Thread painting - art from your needle

Have you tried thread painting? This embroidery technique, also known as needle painting or silk shading, makes use of long and short stitch to produce works of art on fabric.  

Is thread painting hard to stitch?

The stitches themselves couldn't be easier, just a straight stitch coming up and going back down through the fabric. However, thread painting can be deceivingly tricky.

I first tried this as a teenager and struggled to get a neat effect. In my fifties, I had another attempt and discovered the incredible beauty that is attainable with this technique.

It wasn't until I was brave enough to stitch with a single strand of embroidery floss that I achieved the soft shading effect. Of course the right choice of colours helps, as does knowing where to put them.

I also learned that coming up through the stitches for subsequent rows avoids the "holes" that occur when you push the needle down through them.

The term long and short stitch is perhaps a little misleading, as only the first row comprises stitches of different lengths. This gives a staggered edge into which further rows of stitches fit. This way there isn't a harsh line where one row, or shade, meets the next.

What thread should I use for thread painting?

The term silk shading suggests that you need to use pure silk. Although work done using this natural fibre is lustrous and beautiful, you can use more economical threads and still achieve a great result.

Embroidery floss has a soft sheen that lends itself to flower petals or animal fur worked in this manner. 

The stitch is also often employed in crewel work to fill areas with crewel wool. 

 

Flower petals tutorial - have a go yourself

Let's work through a simple example together, keeping in mind the photos below are taken from very close up. 

Step 1

I chose 5 shades of Anchor stranded cotton for this sample flower.

  • 1026
  • 968
  • 1016
  • 1018
  • 1028

I picked a fine embroidery needle, with a small eye to reduce the size of the hole it made in the fabric. 

fig. 1 - The first row of long and short stitch

I sketched out a simple five petalled flower, using a quilter's pencil which gave a line that washed out.

Another option would be to use a disappearing ink pen to draw your practice shape. These come in two varieties, one needs water to erase the marks while the other disappears over 24 - 72 hours.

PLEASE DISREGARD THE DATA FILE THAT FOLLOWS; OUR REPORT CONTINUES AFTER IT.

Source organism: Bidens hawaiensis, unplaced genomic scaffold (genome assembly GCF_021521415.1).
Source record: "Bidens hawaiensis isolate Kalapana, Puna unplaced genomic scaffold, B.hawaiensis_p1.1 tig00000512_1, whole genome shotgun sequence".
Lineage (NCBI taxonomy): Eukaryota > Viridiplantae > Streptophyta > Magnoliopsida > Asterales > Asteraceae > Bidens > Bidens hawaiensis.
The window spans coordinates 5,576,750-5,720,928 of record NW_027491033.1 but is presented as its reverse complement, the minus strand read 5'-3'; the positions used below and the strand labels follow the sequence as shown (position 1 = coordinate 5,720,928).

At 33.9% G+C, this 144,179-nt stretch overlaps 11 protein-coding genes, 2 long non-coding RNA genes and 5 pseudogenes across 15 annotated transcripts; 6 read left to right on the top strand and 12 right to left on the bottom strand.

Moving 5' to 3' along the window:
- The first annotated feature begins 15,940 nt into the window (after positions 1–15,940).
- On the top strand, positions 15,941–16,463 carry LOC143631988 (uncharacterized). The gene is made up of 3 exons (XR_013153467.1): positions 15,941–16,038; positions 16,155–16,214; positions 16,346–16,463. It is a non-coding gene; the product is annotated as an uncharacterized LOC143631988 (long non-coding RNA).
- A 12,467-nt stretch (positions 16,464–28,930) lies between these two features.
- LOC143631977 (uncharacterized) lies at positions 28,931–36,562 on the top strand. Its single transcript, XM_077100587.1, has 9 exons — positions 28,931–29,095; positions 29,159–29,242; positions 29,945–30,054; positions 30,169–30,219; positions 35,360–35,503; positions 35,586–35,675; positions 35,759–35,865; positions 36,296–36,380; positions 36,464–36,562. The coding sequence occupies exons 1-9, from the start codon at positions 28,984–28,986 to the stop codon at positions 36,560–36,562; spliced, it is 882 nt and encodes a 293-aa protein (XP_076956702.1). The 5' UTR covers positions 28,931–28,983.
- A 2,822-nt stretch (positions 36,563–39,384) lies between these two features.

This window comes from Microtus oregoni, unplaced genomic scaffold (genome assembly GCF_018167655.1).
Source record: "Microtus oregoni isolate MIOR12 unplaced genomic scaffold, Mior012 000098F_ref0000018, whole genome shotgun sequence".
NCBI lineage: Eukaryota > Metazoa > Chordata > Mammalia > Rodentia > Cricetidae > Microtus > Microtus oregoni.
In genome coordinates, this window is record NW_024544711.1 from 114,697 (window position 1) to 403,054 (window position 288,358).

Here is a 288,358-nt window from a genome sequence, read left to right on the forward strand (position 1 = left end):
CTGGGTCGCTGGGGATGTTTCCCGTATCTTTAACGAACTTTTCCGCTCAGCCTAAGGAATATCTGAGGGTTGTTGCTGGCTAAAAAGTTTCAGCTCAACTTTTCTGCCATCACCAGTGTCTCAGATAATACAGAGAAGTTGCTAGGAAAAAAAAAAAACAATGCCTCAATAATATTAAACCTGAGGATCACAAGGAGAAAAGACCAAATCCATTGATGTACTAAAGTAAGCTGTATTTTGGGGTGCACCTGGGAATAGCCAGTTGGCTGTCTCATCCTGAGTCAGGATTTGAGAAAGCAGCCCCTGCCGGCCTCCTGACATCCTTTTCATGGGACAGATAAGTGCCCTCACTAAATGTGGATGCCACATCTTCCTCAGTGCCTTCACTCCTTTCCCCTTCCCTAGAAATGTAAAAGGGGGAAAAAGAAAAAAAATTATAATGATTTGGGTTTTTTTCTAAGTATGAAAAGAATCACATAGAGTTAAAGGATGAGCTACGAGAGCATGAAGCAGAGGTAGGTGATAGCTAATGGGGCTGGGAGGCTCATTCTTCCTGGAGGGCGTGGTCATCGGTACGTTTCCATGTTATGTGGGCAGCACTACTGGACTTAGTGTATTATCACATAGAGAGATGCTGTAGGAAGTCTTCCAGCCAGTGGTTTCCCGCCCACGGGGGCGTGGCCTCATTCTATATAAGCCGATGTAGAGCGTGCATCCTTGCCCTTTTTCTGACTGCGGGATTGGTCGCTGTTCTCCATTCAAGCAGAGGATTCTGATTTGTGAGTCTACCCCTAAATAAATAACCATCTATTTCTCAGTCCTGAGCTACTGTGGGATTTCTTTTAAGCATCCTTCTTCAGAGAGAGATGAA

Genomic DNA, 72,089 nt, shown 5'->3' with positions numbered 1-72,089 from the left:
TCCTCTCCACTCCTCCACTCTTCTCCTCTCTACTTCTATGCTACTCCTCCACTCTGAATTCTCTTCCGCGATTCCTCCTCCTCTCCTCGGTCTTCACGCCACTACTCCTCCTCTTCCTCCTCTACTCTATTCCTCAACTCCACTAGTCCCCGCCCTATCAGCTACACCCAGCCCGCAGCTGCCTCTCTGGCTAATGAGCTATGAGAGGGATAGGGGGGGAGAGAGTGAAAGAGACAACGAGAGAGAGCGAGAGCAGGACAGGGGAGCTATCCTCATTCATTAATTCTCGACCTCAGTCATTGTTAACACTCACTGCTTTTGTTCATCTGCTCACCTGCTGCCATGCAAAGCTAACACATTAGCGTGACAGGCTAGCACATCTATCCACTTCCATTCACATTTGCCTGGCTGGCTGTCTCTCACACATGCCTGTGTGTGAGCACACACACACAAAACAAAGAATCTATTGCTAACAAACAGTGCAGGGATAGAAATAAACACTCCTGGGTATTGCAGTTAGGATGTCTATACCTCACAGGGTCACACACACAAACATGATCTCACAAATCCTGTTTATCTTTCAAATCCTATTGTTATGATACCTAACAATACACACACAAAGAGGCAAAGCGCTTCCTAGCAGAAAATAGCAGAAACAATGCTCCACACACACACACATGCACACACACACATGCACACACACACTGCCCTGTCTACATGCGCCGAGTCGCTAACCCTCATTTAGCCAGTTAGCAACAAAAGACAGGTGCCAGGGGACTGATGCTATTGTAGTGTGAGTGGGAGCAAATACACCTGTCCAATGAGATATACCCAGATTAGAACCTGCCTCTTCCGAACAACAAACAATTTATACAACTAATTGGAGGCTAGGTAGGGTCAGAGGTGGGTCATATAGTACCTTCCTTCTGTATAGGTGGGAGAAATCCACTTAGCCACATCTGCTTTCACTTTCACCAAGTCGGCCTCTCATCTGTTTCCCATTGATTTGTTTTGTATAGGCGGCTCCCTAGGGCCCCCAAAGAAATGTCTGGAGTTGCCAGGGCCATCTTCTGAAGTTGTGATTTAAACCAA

Step 2

Using the second color I worked the next row by starting the stitches in different places, sometimes piercing the thread of the first row of stitches with the needle. At other times I slipped the stitch in between those in the first row.

Again stagger the bottom edge of the stitches.


fig 2 - the next row of stitches in place

Step 3

Each additional row of stitches fits into the previous one, keeping the general direction of the stitches pointing towards the centre of the flower. 

Fig 3 shows the effect after I used three colors.

fig 3 - adding the third shade

Step 4

I got carried away and forgot to photograph the fourth colour for you, so fig 4 shows all five in place.

I only used a little of the darkest shade to add a few straight stitches and a shadow around the underside of the petal.

fig 4 - the darkest shade in place

Step 5

I continued working each petal around the flower. As you can see in fig 5, my drawing was rather lopsided. I changed the shape of the last two petals as I progressed through the embroidery. 

If you look closely at the petal I am working on in this photo, you'll see that the outside edge is not perfectly even.

fig 5 - working the third petal

 I could have remedied this by working a row of split stitch around the petal first, then stitching over that when doing the thread painting.

However, some petals have raggedy edges so it is not essential to do this extra step with all flowers.

Finishing the flower

The photograph at the top of the page shows my completed flower sample. 

I used a hand dyed thread to work French knots for the centre, and stem stitch for the stem.


My first attempt

It takes practice to get a nice smooth finish to long and short stitch, but it is worth persevering.

I thought you might like to see my first attempt, to encourage you to keep trying if at first you don't succeed. 

My apologies for the awful drawing! Apart from that, my fundamental error here was that I used three strands of floss for this thread painting attempt.

Do you also see the holes where I went down through the existing stitches, instead of bringing the needle up through them?


My first attempt at thread paintingMy first attempt at thread painting

You might like these

Keep in Touch with Stitchin'Times Newsletter